Collaborations Pharmaceuticals, Built Around Collaborations, Now Targets COVID-19
If you want to know what Collaborations Pharmaceuticals is all about, start with its name.
The Raleigh-based startup is in the business of collaboration. It partners with the academic community, foundations and other companies to develop drugs that treat rare and neglected diseases.
The goal is to advance promising new therapies from early stage development to clinical trials. The company has been working on possible solutions for COVID-19 since early this year.
“The bulk of our pipeline has come through collaboration,” said company founder and CEO Sean Ekins. Ekins is a veteran of big pharma who worked with both Pfizer and Lilly earlier in his career. And he’s entrepreneur-in-residence at the Eshelman School of Pharmacy at the University of North Carolina at Chapel Hill.
“When I started the company, we had a number of academic partnerships through my previous job,” he added. “So I just took the opportunity to work with those groups on new neglected disease projects. ”
The inclination to collaborate also was driven partly out of necessity. When the company opened its doors in 2015, it had no lab facilities. So resource sharing was important.
The lab gap has since been remedied. Collaborations Pharma has rented space on the Centennial Campus at North Carolina State University for three years. The company, while not affiliated with N.C. State, has partnered on projects with several programs there – toxicology, veterinary science, engineering and chemistry among them.
The majority of Collaborations’ funding comes from federal grants to promote the discovery of drugs for rare and neglected diseases, an area often overlooked by large pharma companies. Over the past five years, the company has secured $7.5 million in backing via this route.
Diseases are classified as rare if they affect fewer than 200,000 people in the United States and as neglected if few or no drugs are available to treat them. COVID-19 initially came into focus as a rare disease. But that rapidly changed as the number of coronavirus patients exploded.
The nearly 7,000 rare diseases that exist in the U.S. today affect tens of millions of people. The mission of organizations like Collaborations is to complete the initial research that gets the ball rolling toward eventual treatments.
The company uses machine learning software – which finds patterns in data sets to drive scientific decisions – and other tools in its arsenal to translate research into new treatments. It analyzes publically available data, organizes and integrates that information, and then builds models to find the most promising molecules to treat specific diseases.
Collaborations Pharma uses that same approach to curate data and build models for other companies, helping its contract research clients analyze their own information, screen for various molecules, or develop drug discovery or toxicology models.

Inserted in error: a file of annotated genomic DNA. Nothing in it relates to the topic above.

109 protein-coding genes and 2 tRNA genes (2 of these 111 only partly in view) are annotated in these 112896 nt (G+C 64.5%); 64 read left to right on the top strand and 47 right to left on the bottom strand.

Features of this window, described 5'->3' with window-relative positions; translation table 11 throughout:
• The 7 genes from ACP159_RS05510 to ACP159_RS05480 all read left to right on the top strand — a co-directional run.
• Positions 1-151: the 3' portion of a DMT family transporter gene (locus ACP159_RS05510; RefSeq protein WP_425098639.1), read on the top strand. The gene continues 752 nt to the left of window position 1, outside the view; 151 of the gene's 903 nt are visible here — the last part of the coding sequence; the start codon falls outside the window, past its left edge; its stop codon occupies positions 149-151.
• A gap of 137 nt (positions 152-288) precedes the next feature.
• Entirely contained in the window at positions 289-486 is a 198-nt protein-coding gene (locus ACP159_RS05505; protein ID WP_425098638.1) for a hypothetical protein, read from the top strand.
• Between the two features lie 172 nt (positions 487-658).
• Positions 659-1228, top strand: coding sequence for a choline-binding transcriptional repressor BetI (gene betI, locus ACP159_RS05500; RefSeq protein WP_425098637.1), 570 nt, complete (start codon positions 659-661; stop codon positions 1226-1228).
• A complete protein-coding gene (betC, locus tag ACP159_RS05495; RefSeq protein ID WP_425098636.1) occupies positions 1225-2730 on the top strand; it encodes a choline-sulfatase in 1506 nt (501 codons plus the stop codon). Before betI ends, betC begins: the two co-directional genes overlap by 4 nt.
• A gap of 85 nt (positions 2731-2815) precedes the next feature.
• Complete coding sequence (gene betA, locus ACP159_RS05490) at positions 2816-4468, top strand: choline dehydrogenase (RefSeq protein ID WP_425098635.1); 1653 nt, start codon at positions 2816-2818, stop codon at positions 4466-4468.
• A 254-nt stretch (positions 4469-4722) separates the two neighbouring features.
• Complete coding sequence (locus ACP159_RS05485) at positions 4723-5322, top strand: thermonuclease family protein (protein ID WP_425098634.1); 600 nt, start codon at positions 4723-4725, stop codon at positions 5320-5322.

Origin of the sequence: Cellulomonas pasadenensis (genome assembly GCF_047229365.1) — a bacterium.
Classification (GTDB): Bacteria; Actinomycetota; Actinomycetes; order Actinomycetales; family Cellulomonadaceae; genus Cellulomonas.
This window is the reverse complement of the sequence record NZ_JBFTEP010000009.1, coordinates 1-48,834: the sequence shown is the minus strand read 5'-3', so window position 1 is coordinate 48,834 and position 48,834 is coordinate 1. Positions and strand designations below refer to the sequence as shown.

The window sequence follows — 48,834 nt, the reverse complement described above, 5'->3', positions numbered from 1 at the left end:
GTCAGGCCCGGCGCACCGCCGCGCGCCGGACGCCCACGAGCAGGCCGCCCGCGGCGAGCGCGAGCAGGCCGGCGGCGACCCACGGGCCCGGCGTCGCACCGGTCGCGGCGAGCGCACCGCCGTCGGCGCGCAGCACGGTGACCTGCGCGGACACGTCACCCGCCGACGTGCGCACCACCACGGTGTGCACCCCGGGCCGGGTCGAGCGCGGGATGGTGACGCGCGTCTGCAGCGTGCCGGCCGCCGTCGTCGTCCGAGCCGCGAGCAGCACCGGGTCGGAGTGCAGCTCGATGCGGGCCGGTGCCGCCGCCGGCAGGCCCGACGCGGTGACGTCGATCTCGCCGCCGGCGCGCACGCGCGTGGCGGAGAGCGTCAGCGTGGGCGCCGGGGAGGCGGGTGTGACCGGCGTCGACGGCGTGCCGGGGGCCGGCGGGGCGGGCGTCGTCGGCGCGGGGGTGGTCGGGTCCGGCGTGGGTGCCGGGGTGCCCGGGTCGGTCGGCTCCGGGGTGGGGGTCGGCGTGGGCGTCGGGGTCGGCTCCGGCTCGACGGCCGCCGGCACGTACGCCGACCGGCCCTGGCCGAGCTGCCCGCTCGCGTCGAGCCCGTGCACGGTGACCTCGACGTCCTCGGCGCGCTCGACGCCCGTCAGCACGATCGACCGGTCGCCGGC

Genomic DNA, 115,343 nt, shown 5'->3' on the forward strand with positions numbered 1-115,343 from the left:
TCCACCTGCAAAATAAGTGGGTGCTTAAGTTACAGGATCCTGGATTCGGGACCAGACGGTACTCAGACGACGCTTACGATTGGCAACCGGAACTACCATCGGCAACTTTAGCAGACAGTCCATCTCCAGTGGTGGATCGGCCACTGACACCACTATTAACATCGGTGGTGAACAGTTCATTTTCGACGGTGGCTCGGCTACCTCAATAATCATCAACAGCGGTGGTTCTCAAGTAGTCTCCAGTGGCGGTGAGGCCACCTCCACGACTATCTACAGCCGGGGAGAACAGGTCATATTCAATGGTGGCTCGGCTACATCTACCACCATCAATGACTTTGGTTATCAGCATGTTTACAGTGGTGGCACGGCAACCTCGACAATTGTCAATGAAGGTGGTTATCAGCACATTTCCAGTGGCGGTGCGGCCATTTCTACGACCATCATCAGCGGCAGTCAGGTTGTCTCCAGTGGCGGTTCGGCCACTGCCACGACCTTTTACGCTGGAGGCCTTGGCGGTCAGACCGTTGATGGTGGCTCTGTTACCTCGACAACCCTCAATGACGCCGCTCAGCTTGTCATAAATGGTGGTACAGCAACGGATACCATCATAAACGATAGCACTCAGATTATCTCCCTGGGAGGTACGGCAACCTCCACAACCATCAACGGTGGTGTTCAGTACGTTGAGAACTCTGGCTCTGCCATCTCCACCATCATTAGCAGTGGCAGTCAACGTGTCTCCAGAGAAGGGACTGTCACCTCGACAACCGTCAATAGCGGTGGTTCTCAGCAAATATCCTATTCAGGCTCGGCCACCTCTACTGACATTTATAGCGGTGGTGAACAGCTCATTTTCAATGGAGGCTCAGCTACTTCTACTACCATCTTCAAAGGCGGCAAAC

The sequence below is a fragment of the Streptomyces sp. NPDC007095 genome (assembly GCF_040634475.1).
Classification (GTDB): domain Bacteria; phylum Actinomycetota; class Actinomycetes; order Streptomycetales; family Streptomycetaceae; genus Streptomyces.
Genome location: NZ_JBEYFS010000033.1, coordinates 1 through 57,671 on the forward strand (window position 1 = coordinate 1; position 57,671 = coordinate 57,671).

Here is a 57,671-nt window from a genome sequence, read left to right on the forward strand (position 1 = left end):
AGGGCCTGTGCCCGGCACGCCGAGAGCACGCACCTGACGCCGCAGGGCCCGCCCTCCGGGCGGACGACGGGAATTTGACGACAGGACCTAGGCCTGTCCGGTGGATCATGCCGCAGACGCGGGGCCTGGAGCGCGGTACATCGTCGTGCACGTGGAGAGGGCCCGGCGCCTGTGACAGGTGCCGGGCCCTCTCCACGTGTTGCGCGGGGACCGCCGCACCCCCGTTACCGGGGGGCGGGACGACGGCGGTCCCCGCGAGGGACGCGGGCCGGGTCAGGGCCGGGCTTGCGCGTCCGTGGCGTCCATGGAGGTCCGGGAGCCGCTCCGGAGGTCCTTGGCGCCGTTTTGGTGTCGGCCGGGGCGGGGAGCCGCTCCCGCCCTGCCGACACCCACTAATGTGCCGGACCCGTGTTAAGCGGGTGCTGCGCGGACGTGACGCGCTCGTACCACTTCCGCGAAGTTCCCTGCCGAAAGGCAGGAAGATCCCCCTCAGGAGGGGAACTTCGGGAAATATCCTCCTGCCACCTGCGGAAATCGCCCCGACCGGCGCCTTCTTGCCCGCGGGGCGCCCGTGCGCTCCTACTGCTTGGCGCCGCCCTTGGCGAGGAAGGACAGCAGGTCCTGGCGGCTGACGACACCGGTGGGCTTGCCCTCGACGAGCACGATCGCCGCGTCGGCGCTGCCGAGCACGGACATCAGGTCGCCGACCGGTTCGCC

In search of solutions for COVID-19
The company is using its experience from past viral outbreaks – including HIV, Ebola and Zika – to explore potential treatments for the COVID-19 coronavirus.
Ekins said the journey began after he attended a January lecture by Anthony Fauci, M.D., director of the National Institute of Allergy and Infectious Diseases and the government’s chief COVID-19 expert.
“Fauci’s remarks left no doubt that it was going to be a grim year,” he recalled. “We started to plan for what would happen next. We prepared to work from home. And we discussed how we could use the experience we’ve gained from previous virus outbreaks to repurpose drugs against COVID-19.”
The company has since curated data from a variety of COVID-19 sources, including preprints and published studies where compounds have been screened in the lab. It uses machine learning to prioritize molecules that might be effective in treating the disease. It also has called upon its strong collaborator network in Brazil and the U.S to help test compounds against the virus, which requires labs specially designated for that purpose.
Ekins said the Collaborations model is well suited to a rapidly moving outbreak like COVID-19. “It shows what can be done with minimal resources when you can leverage a network of partners,” he pointed out. “If we can make progress toward identifying drugs to treat this virus, then we can use the same approach for other diseases.”
Ana Puhl, Ph.D., senior scientist at Collaborations, has so far tested dozens of FDA-approved drugs or clinical candidates against specific coronavirus proteins and found several that show promise. These compounds have been prioritized for further analysis.
Ekins said Collaborations is first looking at molecules already in companies’ pipelines, as well as older medicines that didn’t get approved, to see if they’re potentially active against the coronavirus. “Our main focus is on repurposing drugs that are easily translated to COVID-19 treatments,” he said.
“Our challenge as a small company is that we and our collaborators have to do it all,” Ekins pointed out. “We’re in this race with some massive companies with huge financial resources.”
So can Collaborations have an impact? “That’s where we’re aiming, but at some point we’ll need the resources of a large company to manufacture the molecules and do the clinical trials,” he added.
Collaborations Phama currently has 10 full-time employees and a number of outside consultants. It has been granted eight orphan drug designations across five rare or neglected diseases. These provide tax credits of up to 50 percent for clinical testing and seven years of market exclusivity.